Today I received the final coin needed for the complete Washington Quarter series, 1932 to date, by mint mark (no varieties) in AU or higher. For those attempting as much, this is easier said than done on a working class budget. To the tune upwards of a few thousand dollars, purchased largely in raw form, and several years if not longer. Satisfaction somehow seems less descriptive as to that feeling when complete. With that, the subject of this weeks blog holding the very coin referenced decidedly became a good topic to discuss. Enjoy!
As one who truly has a passion for all things coinage, belonging to and participating on a few related forums, the very subject appears quite frequently. Most, but not all, originate from new members of the hobby. Whether a young collector or old, the posed question asked always seems responded to in a mix of answers, some positive in nature others with reaction of a coin being destroyed once cleaned. And thereby undervalued, or worse, worthless. To that end a strong argument could be made in certain instance to be definitively contrary. Coins of extreme rarity, for instance, having only a hand full known to survive or have being struck. But does it stop there? What about certain key dates within a series?
As evident in the included blog image, the 1932d is the key date (why beating out the only other, San Francisco issue bearing the lowest mintage total is somewhat baffling) to the series. Of the 436,800 struck, NGC has certified a total of 4,620- 1178 in AU grades and 1106 in mint-state. Knowing this and the graded figures, buying an example becomes acceptable of sorts. While the price difference is sometime substantial, other criteria must be taken into consideration when contemplating the purchase. That in question has a very light satin look only visible when angled in a certain way, under equally certain lighting. This becomes the familiar "eye appeal" commonly known and referred to within the hobby. Yet quite a few would still argue against adding such a coin to their collection. Which is all fine and well. To each their own as is said. Adding to this, a lager percentage of those individuals state a much greater dissatisfaction for an uncertified specimen despite the same value difference and eye appeal factor.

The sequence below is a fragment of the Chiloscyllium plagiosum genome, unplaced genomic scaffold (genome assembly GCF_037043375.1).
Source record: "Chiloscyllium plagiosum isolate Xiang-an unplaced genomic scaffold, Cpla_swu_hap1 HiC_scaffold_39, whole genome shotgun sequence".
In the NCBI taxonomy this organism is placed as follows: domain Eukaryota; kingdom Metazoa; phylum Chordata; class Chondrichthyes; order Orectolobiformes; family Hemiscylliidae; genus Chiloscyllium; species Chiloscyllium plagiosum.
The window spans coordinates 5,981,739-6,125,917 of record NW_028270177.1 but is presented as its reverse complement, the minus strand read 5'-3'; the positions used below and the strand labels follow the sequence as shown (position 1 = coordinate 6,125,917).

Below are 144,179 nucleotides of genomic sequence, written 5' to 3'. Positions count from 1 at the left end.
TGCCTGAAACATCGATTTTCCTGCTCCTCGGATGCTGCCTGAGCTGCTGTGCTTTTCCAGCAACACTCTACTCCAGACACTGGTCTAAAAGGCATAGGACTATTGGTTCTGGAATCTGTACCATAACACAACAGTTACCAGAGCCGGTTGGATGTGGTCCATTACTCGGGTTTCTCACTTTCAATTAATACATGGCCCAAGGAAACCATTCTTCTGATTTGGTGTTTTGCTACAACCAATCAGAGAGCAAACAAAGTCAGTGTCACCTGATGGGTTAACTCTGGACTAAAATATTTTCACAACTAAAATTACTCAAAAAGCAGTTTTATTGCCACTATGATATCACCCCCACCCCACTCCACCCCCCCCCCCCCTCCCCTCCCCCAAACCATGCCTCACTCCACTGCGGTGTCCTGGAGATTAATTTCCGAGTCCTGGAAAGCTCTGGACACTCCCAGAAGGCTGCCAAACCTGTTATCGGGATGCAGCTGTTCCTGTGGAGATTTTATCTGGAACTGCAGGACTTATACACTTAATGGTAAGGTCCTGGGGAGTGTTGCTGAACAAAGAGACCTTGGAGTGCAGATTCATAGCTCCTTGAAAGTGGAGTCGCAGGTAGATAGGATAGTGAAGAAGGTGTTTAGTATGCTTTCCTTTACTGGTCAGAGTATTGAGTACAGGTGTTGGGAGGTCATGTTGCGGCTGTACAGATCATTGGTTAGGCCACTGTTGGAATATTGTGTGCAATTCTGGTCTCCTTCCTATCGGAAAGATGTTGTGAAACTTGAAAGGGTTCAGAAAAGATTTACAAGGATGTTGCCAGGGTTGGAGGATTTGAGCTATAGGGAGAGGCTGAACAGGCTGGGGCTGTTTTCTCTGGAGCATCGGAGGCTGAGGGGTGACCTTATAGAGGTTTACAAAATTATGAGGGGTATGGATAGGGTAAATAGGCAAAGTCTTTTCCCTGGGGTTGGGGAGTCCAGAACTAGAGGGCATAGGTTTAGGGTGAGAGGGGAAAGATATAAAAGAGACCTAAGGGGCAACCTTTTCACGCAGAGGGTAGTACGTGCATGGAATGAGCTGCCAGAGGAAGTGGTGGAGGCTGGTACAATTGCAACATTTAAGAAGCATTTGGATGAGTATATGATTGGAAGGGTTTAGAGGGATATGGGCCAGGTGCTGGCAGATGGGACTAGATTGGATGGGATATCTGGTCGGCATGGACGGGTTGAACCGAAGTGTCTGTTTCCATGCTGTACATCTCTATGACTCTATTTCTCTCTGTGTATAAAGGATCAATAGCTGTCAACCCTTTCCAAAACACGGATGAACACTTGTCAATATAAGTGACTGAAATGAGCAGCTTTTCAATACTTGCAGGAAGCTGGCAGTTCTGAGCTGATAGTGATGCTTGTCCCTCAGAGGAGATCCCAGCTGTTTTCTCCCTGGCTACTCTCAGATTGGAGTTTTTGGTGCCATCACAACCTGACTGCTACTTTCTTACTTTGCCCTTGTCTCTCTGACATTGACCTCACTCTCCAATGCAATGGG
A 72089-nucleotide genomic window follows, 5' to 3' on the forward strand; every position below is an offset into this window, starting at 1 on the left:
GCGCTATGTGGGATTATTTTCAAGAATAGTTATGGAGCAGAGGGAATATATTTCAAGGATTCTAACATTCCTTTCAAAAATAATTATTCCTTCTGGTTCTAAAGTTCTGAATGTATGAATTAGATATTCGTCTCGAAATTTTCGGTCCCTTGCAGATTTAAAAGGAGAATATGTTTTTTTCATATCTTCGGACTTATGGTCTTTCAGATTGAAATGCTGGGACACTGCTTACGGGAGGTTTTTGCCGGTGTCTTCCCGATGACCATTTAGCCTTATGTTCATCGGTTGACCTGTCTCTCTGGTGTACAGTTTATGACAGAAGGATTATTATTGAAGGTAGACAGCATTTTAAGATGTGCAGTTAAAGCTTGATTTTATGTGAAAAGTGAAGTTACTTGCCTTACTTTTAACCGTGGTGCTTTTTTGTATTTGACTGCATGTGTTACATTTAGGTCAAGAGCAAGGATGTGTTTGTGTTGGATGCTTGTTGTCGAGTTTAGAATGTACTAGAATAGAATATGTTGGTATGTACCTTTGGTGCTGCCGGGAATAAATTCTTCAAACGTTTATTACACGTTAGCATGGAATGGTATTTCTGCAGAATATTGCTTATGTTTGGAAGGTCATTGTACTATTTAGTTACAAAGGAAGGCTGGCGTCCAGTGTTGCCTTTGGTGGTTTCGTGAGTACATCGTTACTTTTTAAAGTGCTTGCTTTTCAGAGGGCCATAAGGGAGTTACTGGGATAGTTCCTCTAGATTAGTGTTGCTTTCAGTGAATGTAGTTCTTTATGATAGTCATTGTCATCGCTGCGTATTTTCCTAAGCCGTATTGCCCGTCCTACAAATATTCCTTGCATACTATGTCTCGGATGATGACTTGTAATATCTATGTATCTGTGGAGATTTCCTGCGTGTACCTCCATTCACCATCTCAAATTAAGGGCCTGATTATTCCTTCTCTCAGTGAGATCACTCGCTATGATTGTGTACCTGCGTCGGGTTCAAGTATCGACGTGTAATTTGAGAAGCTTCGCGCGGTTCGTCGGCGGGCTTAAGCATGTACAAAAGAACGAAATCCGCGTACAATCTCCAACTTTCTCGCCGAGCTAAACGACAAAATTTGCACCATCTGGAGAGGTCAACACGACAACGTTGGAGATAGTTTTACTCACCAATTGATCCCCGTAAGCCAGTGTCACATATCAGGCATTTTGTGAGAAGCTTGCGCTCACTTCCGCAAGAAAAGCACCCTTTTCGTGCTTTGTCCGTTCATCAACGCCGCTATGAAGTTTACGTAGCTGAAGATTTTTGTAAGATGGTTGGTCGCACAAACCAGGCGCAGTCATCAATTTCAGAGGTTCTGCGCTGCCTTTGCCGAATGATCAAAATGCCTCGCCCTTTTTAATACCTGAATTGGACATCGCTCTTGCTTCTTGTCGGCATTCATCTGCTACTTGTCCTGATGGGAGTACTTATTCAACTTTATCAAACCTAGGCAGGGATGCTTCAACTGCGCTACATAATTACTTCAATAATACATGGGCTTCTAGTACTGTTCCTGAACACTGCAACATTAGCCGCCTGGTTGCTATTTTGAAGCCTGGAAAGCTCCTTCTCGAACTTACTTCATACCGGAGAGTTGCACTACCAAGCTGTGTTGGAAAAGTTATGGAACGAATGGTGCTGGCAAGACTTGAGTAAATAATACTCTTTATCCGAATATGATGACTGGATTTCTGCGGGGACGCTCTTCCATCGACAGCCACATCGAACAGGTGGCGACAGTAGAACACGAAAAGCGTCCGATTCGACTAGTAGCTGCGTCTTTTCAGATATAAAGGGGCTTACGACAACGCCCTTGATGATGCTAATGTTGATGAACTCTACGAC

Which brings into question cleaning and what in really means. All circulating coinage is cleaned. That very sentence is one which the author has accepted for many years since unless you personally pulled it from a Federal Reserve wrapped roll someone may have wiped it at a minimum. Which by definition becomes cleaned. An easier way of explain this, take the 1932s Washington quarter which I bought in the raw. Although under magnification it shows no evidence of a cleaning agent, buff marks or wipe marks, how many collectors have had this particular coin over those many years? Was it dipped in acetone? A very common process repeatedly advised, yet again falling under the definition of clean. What becomes even more contradictory are the grading firms which "conserve" a coin. So the attempted point being, a coin which has been cleaned is possibly acceptable. So long as it's not detrimental to the original state in which it came. In conclusion, it appears as though the majority against a cleaned and/or details graded coin are perfectionists. The author is a coin collector first.